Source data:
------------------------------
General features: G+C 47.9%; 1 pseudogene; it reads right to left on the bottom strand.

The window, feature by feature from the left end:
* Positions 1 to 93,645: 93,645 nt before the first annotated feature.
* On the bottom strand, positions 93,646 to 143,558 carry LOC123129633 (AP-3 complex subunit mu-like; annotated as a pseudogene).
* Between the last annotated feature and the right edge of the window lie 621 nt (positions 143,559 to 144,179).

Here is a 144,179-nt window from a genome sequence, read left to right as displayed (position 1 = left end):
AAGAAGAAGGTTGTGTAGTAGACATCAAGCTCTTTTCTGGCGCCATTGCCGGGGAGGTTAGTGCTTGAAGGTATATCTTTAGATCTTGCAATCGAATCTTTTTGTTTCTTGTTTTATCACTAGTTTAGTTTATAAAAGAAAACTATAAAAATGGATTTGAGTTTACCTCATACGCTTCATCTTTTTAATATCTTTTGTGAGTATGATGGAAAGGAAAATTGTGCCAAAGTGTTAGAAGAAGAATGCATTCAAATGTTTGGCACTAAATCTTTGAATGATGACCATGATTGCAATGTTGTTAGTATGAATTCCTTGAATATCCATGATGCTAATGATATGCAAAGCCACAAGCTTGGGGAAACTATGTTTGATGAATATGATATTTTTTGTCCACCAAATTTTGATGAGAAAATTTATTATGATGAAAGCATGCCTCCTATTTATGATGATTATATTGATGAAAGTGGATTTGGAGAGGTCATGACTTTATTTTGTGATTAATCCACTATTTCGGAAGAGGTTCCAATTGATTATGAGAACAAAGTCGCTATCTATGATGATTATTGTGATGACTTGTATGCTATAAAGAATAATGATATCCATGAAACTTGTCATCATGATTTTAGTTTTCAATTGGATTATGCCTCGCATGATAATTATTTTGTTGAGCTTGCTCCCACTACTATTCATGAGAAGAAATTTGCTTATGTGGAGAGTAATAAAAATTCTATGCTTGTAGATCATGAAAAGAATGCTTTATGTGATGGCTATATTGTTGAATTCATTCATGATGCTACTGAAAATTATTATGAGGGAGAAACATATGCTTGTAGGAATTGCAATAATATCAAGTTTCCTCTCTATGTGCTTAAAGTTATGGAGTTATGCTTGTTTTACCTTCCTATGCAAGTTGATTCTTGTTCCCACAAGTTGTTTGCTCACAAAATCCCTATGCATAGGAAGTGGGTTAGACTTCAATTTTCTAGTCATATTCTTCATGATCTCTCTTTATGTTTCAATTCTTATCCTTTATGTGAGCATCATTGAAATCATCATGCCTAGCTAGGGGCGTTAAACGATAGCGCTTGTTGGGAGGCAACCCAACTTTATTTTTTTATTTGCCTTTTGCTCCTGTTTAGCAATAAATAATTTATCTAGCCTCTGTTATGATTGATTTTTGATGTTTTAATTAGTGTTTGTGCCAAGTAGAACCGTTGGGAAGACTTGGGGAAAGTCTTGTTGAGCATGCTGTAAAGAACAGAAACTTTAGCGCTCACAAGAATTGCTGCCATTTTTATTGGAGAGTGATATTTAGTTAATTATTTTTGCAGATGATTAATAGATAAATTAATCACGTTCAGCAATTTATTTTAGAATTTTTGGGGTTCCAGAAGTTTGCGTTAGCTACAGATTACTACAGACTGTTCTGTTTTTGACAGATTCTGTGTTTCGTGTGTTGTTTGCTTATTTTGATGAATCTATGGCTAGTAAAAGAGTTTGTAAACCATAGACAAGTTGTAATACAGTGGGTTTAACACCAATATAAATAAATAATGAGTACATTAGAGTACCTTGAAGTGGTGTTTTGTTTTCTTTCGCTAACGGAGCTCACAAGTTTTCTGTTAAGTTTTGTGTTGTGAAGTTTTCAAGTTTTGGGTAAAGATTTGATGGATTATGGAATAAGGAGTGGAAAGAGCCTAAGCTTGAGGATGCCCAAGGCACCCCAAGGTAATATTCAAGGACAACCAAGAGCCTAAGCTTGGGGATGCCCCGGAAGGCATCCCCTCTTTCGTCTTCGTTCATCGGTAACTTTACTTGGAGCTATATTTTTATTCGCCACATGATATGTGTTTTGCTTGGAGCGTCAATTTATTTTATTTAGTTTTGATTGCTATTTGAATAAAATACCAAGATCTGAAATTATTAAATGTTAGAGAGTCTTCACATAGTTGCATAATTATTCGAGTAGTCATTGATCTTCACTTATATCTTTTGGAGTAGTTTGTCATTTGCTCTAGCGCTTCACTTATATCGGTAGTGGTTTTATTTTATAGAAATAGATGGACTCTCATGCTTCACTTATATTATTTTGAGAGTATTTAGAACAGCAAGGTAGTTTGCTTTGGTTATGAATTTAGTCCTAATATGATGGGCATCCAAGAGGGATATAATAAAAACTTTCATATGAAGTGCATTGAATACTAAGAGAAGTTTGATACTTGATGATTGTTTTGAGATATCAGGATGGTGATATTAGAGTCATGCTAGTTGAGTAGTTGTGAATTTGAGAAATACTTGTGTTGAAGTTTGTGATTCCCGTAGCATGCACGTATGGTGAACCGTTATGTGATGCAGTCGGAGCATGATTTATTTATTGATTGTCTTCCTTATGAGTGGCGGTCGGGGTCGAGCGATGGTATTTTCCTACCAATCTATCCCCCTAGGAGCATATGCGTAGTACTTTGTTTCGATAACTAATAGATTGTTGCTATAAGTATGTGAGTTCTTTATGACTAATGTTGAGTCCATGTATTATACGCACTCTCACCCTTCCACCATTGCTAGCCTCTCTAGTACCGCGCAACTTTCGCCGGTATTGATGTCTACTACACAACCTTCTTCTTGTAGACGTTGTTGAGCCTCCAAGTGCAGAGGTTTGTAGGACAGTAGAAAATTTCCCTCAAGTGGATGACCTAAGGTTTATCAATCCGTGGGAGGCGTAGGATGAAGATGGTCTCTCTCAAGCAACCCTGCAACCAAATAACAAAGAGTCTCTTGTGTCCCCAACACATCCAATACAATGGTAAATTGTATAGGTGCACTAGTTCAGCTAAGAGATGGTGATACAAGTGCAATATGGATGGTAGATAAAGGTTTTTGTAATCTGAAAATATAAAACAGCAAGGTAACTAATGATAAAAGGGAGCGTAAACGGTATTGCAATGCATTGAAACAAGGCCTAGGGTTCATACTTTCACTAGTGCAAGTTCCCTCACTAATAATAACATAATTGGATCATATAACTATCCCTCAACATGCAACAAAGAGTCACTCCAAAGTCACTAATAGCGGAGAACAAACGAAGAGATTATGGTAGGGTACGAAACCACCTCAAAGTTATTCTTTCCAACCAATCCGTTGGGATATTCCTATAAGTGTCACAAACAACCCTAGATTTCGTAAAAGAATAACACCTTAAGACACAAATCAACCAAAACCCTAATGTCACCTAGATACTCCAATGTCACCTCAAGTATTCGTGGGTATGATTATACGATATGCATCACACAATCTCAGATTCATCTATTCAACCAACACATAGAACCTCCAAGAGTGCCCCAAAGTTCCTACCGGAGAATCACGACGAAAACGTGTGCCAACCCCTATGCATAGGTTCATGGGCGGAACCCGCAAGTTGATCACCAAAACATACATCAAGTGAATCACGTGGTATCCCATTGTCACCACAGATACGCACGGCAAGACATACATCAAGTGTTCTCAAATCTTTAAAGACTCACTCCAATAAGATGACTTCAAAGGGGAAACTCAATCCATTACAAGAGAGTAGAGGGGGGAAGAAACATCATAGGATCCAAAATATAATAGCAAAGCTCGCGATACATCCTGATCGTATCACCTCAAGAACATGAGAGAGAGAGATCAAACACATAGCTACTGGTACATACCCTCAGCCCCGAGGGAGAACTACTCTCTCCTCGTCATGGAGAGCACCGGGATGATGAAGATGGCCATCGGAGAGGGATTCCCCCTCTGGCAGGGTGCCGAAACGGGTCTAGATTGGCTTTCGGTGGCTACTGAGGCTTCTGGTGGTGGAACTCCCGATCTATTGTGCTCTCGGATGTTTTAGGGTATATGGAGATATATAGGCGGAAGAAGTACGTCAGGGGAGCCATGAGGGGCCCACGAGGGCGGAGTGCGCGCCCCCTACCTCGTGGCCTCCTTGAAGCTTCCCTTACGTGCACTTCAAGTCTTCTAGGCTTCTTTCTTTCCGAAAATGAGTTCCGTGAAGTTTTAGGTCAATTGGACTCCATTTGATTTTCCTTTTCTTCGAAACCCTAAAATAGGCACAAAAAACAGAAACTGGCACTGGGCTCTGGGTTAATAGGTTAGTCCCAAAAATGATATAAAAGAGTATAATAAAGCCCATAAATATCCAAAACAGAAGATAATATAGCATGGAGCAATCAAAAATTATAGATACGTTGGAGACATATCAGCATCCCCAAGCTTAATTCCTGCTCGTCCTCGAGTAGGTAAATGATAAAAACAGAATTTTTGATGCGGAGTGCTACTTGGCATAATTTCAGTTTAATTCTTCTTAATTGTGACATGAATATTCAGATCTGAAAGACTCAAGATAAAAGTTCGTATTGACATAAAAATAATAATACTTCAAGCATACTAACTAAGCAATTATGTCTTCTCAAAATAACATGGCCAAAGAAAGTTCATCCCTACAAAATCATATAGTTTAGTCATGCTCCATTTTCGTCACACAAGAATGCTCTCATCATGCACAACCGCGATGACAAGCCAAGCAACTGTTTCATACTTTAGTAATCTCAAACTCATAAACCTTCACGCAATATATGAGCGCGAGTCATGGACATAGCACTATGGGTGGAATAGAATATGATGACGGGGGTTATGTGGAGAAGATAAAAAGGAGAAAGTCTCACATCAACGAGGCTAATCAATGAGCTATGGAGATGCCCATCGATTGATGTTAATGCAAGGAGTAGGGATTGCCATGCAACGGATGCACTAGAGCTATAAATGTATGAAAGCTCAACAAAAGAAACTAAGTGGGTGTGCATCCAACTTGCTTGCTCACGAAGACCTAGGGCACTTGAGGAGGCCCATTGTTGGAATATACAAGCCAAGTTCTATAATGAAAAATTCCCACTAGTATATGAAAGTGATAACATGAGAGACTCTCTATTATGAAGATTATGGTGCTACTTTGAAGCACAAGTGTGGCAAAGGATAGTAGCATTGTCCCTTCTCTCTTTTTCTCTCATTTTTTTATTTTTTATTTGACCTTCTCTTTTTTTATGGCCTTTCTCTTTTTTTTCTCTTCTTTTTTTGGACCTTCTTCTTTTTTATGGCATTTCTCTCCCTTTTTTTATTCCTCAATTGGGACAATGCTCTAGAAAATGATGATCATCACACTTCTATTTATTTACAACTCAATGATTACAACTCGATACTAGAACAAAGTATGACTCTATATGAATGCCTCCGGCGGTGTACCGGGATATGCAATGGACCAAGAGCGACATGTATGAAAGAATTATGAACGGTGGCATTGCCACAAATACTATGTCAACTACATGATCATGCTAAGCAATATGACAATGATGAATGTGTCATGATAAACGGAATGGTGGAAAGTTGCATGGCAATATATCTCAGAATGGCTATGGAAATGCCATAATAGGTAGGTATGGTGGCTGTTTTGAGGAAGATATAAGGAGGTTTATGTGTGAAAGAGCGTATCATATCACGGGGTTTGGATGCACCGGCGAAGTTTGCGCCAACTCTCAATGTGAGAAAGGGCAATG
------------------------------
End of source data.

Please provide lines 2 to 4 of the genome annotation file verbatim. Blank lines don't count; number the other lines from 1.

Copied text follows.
The window, feature by feature from the left end:
* Positions 1 to 93,645: 93,645 nt before the first annotated feature.
* On the bottom strand, positions 93,646 to 143,558 carry LOC123129633 (AP-3 complex subunit mu-like; annotated as a pseudogene).